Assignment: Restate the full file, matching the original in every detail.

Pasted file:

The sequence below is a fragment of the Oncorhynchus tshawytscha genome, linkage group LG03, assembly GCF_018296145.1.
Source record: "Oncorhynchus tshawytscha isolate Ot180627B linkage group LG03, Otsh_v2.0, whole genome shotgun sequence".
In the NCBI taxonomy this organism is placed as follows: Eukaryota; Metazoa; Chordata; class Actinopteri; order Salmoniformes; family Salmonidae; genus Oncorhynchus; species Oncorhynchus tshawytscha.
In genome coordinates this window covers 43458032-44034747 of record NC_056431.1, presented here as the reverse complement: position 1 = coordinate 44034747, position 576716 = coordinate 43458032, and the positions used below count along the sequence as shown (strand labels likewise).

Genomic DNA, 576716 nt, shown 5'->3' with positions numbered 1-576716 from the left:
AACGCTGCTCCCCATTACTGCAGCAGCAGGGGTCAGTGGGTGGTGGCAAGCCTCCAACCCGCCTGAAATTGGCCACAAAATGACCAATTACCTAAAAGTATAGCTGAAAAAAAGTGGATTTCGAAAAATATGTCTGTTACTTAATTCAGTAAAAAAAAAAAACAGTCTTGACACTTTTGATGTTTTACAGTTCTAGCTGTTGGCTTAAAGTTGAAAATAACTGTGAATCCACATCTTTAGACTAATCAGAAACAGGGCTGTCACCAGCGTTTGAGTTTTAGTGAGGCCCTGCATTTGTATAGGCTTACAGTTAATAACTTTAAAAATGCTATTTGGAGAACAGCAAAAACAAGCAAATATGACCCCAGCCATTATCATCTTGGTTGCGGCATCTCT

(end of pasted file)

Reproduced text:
The sequence below is a fragment of the Oncorhynchus tshawytscha genome, linkage group LG03, assembly GCF_018296145.1.
Source record: "Oncorhynchus tshawytscha isolate Ot180627B linkage group LG03, Otsh_v2.0, whole genome shotgun sequence".
In the NCBI taxonomy this organism is placed as follows: Eukaryota; Metazoa; Chordata; class Actinopteri; order Salmoniformes; family Salmonidae; genus Oncorhynchus; species Oncorhynchus tshawytscha.
In genome coordinates this window covers 43458032-44034747 of record NC_056431.1, presented here as the reverse complement: position 1 = coordinate 44034747, position 576716 = coordinate 43458032, and the positions used below count along the sequence as shown (strand labels likewise).

Genomic DNA, 576716 nt, shown 5'->3' with positions numbered 1-576716 from the left:
AACGCTGCTCCCCATTACTGCAGCAGCAGGGGTCAGTGGGTGGTGGCAAGCCTCCAACCCGCCTGAAATTGGCCACAAAATGACCAATTACCTAAAAGTATAGCTGAAAAAAAGTGGATTTCGAAAAATATGTCTGTTACTTAATTCAGTAAAAAAAAAAAACAGTCTTGACACTTTTGATGTTTTACAGTTCTAGCTGTTGGCTTAAAGTTGAAAATAACTGTGAATCCACATCTTTAGACTAATCAGAAACAGGGCTGTCACCAGCGTTTGAGTTTTAGTGAGGCCCTGCATTTGTATAGGCTTACAGTTAATAACTTTAAAAATGCTATTTGGAGAACAGCAAAAACAAGCAAATATGACCCCAGCCATTATCATCTTGGTTGCGGCATCTCT